Except it’s not supposed to be like that. Supervillains long ago teamed up and got rid of the superheroes, and all traces of their existence. As tends to happen when you keep a secret this big, one superpowered kid eventually figures out the truth. But what proves more entertaining is the idea that we’ve always been living in a world of supervillainy and that, you know, things are actually mostly okay and we haven’t lost the need or capability to strive for better things. Do we need a hero to save us? Can a villain become something more multi-varied once they prove capable of running the world?
Wanted doesn’t address these questions (or really even notice that it brought them up) but it’s fun to consider a world where the supervillains win and that’s...alright?
X-Men: Age of Apocalypse
Of all the supervillain-runs-the-world scenarios presented in this article, X-Men: Age of Apocalypse is possibly the least complicated but is also by far the most fun.
For four months in the late 1990s, the entire multi-title X-Men comics line became an alternate reality storyline where an ancient evil by the name of Apocalypse emerged to conquer the world in the absence of the X-Men. What followed was an exceptionally dark tale of an Earth spiraling towards extinction as both superheroes and supervillains familiar to us battled to hasten and/or prevent that extinction. Familiar characters showed up in different guises and with different personalities, sparking “nature vs. nurture” questions by the truckload, all of it ratcheted up by a huge mess of do-or-die scenarios. There were brave sacrifices, entire issues full of Crowning Moments of Kick-Ass (Blink vs. Holocaust!), shocking betrayals, and monumental failures (Generation Next!). Then, in one epic battle with everyone giving their all...it was over.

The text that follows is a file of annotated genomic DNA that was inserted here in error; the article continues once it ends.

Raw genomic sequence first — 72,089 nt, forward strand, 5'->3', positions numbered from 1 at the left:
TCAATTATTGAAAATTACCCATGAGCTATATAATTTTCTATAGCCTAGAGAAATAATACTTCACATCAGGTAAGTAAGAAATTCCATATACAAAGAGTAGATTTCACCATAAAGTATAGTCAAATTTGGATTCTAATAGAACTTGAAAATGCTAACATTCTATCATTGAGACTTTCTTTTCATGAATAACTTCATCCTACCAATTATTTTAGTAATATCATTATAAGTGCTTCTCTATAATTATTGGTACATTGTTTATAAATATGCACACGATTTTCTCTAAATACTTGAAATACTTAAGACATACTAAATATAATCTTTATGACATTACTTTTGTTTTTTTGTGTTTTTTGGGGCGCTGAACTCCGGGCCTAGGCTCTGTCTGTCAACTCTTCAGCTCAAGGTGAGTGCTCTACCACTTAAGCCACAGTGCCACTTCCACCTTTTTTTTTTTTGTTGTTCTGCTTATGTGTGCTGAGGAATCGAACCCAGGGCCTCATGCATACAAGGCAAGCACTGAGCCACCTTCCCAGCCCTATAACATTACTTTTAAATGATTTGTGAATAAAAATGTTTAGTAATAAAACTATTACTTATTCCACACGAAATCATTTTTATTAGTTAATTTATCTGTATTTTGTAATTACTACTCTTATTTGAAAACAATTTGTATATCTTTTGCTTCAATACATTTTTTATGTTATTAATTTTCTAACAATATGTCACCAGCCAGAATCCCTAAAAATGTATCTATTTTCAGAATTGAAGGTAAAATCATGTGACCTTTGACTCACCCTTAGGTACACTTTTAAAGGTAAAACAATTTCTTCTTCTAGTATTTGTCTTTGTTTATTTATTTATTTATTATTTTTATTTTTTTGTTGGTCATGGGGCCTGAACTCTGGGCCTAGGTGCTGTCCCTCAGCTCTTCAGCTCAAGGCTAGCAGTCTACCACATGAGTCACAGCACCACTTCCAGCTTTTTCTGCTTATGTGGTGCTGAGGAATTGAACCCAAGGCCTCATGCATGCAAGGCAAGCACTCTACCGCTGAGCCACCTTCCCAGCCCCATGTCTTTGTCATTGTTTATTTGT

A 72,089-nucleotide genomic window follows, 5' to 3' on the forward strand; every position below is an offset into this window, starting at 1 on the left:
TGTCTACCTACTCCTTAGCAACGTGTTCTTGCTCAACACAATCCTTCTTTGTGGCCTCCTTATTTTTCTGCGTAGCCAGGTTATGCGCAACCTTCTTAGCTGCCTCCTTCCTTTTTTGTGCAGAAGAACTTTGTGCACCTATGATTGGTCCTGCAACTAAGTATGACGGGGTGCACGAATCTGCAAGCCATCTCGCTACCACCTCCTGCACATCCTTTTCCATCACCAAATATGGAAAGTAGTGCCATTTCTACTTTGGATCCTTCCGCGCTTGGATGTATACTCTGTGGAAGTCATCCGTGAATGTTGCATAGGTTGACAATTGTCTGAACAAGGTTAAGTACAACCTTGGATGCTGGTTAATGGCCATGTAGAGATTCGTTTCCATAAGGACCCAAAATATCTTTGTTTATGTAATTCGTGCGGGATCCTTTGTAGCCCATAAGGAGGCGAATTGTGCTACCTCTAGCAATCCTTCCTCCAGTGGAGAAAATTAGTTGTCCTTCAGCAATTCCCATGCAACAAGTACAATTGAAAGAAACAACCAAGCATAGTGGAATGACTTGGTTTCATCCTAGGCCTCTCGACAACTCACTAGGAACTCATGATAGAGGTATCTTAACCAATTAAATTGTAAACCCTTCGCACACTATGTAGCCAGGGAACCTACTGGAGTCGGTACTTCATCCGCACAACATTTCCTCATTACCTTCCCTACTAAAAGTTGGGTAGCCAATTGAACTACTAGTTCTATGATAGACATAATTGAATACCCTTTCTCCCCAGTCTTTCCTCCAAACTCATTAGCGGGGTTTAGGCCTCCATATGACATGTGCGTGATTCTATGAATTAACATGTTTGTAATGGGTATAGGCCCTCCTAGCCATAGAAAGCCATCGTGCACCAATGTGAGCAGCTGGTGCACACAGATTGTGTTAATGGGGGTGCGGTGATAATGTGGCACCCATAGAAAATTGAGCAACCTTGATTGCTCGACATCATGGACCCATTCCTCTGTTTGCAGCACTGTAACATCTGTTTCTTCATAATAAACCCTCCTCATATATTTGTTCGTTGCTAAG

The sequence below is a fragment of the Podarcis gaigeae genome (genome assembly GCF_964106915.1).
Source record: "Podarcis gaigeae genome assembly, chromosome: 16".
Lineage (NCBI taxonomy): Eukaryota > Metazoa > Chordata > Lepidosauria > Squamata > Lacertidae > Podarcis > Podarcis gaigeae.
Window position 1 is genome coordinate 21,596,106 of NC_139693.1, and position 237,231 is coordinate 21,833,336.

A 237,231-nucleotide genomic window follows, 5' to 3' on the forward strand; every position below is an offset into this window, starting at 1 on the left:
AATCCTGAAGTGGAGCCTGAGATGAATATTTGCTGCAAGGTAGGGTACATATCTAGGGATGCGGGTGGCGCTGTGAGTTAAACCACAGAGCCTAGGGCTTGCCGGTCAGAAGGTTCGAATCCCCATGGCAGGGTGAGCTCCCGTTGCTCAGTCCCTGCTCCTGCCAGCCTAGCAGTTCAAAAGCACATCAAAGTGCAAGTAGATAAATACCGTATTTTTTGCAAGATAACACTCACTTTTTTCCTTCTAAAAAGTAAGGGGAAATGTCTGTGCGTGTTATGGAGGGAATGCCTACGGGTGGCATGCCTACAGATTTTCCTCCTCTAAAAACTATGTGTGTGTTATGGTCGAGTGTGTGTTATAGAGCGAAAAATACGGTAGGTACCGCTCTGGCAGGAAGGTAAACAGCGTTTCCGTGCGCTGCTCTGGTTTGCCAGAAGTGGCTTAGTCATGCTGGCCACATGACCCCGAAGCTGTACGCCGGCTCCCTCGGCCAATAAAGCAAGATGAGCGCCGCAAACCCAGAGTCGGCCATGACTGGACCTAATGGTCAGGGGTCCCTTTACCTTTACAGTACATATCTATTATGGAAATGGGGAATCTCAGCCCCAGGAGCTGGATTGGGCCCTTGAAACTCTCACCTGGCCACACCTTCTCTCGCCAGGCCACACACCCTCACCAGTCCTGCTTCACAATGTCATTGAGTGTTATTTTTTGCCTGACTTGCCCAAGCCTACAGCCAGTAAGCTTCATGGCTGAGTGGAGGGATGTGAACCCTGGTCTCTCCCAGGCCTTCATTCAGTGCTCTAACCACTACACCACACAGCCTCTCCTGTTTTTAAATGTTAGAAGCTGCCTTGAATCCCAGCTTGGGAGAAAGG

Forget serious considerations on whether evil is really evil, or if conquering something you don’t really want is another form of failure. Magneto just tore the bad guy in half. Sometimes having the villain in charge is just an excuse for everyone else to up their game. And sometimes that’s all you want.
Chris Lough is the production manager of Tor.com and is history’s greatest monster.